Angioplasty is a method of expanded arteries that have become blocked, typically arteries leading to the heart, in which case the procedure is called coronary angioplasty. Arteries can become blocked for a number of reasons, the most common of which is atherosclerosis, a disease characterized by the accumulation of plaques in the arteries. Once commonly known as 'hardening of the arteries', this condition is influenced by lifestyle factors under your control, including smoking and high-fat diet, as well as factors outside your control, such as genetics and environmental factors.
Angina, a pain in the chest indicative of a lack of oxygen flow to the heart, is a warning sign of narrowing or blocked arteries. If diet and medication do not control angina, your doctor will probably recommend a balloon angioplasty. Angioplasty has become quite common and relatively safe, and is far less intrusive than the open-chest operations that preceded it.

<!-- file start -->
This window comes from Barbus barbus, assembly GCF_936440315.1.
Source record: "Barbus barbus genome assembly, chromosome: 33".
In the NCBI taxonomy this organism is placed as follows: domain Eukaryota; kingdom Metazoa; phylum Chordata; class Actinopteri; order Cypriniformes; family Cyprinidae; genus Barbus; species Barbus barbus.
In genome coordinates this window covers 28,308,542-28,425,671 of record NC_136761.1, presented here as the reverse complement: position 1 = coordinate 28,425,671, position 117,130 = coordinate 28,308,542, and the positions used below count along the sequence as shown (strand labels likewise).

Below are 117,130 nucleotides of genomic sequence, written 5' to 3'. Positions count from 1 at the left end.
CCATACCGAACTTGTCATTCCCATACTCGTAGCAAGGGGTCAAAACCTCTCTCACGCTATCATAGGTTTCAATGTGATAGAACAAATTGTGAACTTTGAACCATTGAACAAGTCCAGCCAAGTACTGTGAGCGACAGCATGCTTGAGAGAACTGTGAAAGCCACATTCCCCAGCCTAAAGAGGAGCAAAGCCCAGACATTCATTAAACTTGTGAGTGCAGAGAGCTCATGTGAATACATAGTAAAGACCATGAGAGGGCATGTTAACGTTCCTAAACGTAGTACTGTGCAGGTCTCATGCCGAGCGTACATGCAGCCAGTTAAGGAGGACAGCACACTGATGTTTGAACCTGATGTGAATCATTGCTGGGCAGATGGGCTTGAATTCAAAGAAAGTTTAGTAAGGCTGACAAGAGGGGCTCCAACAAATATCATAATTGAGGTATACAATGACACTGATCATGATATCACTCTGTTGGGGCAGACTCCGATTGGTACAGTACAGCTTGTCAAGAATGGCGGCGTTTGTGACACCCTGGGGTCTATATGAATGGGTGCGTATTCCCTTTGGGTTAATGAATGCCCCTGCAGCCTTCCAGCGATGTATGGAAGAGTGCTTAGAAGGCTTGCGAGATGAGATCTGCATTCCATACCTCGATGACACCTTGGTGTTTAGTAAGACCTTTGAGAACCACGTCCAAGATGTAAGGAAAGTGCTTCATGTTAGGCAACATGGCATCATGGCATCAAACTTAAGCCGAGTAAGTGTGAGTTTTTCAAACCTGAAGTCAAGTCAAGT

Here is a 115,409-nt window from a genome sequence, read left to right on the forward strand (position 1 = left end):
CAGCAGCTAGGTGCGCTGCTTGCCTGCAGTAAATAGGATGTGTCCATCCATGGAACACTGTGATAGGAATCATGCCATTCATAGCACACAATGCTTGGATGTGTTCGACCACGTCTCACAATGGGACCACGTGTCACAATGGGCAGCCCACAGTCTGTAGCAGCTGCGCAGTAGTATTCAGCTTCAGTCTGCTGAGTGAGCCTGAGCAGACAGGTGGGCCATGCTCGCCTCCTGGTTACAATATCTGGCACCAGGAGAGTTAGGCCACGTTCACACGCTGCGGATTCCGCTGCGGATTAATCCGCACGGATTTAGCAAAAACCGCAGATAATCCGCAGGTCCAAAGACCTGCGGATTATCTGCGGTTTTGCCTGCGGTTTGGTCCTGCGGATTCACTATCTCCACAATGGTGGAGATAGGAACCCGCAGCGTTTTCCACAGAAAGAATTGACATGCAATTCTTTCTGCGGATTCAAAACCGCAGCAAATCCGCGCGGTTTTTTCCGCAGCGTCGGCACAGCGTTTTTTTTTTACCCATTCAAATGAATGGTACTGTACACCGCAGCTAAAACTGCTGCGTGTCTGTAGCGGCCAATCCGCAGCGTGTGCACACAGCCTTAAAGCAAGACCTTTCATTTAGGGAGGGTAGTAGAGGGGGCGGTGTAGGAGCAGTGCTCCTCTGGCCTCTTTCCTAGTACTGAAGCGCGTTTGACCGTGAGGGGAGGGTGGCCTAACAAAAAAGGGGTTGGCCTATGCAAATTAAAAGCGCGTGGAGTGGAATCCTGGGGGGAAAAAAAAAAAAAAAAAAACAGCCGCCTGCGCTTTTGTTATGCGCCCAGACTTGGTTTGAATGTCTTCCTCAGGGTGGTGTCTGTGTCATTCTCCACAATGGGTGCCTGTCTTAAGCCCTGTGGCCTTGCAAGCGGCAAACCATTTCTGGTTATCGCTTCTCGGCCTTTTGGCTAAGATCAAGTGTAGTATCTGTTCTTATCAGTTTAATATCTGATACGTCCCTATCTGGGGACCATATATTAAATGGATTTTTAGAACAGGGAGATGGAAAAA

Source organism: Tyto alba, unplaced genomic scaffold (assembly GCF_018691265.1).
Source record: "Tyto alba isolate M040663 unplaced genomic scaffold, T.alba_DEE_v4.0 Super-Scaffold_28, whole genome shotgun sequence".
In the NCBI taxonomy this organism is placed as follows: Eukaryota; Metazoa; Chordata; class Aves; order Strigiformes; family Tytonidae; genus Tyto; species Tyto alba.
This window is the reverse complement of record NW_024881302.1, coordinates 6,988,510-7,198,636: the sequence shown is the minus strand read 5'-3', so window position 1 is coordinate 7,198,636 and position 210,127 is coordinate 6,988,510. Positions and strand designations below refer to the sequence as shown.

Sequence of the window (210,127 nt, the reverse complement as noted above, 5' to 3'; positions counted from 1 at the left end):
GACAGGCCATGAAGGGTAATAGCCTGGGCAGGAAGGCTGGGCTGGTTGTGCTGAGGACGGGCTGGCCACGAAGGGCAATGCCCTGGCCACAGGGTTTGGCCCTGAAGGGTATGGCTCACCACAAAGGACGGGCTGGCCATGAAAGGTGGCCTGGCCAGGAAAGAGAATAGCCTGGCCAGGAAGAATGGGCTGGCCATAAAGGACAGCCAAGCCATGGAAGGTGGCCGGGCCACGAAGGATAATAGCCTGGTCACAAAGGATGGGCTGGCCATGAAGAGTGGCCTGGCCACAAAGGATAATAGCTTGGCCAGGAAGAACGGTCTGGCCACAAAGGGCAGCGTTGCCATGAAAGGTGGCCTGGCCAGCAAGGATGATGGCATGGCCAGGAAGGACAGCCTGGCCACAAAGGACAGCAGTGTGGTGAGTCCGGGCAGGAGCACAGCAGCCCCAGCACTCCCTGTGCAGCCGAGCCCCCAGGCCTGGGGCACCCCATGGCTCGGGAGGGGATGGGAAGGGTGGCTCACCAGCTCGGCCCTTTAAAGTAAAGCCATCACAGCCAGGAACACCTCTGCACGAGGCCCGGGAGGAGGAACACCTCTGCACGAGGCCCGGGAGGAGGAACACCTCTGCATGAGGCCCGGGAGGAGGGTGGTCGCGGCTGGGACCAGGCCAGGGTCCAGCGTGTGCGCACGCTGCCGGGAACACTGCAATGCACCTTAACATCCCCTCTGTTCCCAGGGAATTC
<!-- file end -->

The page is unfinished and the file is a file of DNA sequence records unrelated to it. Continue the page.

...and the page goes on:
In a balloon angioplasty, a wire is inserted into a large artery in the leg or arm and threaded to the area that is blocked. Then a balloon catheter is guided up the wire and positioned in the blocked area. The balloon is then inflated to expand the walls of the artery and relieve the blockage. In some cases, a simple balloon angioplasty isn't sufficient, for example if the walls of the artery are not strong enough to hold the shape effected by the inflated balloon. In this case, the angioplasty would also position a stent, a wire mesh that inflates with the balloon, but is left behind when the balloon is withdrawn to support the artery walls.
Not all blockages are coronary, of course, and angioplasty isn't confined to arteries leading to the heart. Many people have artery blockages in their arms or legs, conditions that can lead to uncomfortable edema, or swelling in the hands or feet, as fluids accumulate in the extremities due to poor circulation. In these cases, the technique is known as peripheral angioplasty.